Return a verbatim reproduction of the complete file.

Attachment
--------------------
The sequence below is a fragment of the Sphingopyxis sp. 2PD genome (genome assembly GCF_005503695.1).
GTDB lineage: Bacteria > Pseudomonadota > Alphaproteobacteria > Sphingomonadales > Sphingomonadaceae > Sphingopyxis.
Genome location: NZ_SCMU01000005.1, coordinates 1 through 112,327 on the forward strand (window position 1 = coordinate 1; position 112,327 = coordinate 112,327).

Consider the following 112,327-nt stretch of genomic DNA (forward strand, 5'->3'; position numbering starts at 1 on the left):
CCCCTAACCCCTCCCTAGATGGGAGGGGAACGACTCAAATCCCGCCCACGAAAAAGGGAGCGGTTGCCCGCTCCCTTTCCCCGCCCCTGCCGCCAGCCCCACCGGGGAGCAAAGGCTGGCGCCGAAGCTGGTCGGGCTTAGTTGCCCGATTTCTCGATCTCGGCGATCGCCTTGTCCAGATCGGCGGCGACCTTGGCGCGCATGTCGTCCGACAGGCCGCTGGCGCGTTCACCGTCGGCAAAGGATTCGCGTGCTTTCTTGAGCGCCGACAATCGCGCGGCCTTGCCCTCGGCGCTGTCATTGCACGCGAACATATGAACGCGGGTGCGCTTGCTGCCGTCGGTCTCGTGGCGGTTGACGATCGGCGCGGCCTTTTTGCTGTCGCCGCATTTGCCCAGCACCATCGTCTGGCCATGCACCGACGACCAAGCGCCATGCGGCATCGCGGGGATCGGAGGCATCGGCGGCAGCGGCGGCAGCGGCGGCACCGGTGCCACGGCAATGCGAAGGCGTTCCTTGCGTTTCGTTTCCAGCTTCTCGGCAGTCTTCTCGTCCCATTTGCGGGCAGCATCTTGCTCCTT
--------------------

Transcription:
The sequence below is a fragment of the Sphingopyxis sp. 2PD genome (genome assembly GCF_005503695.1).
GTDB lineage: Bacteria > Pseudomonadota > Alphaproteobacteria > Sphingomonadales > Sphingomonadaceae > Sphingopyxis.
Genome location: NZ_SCMU01000005.1, coordinates 1 through 112,327 on the forward strand (window position 1 = coordinate 1; position 112,327 = coordinate 112,327).

Consider the following 112,327-nt stretch of genomic DNA (forward strand, 5'->3'; position numbering starts at 1 on the left):
CCCCTAACCCCTCCCTAGATGGGAGGGGAACGACTCAAATCCCGCCCACGAAAAAGGGAGCGGTTGCCCGCTCCCTTTCCCCGCCCCTGCCGCCAGCCCCACCGGGGAGCAAAGGCTGGCGCCGAAGCTGGTCGGGCTTAGTTGCCCGATTTCTCGATCTCGGCGATCGCCTTGTCCAGATCGGCGGCGACCTTGGCGCGCATGTCGTCCGACAGGCCGCTGGCGCGTTCACCGTCGGCAAAGGATTCGCGTGCTTTCTTGAGCGCCGACAATCGCGCGGCCTTGCCCTCGGCGCTGTCATTGCACGCGAACATATGAACGCGGGTGCGCTTGCTGCCGTCGGTCTCGTGGCGGTTGACGATCGGCGCGGCCTTTTTGCTGTCGCCGCATTTGCCCAGCACCATCGTCTGGCCATGCACCGACGACCAAGCGCCATGCGGCATCGCGGGGATCGGAGGCATCGGCGGCAGCGGCGGCAGCGGCGGCACCGGTGCCACGGCAATGCGAAGGCGTTCCTTGCGTTTCGTTTCCAGCTTCTCGGCAGTCTTCTCGTCCCATTTGCGGGCAGCATCTTGCTCCTT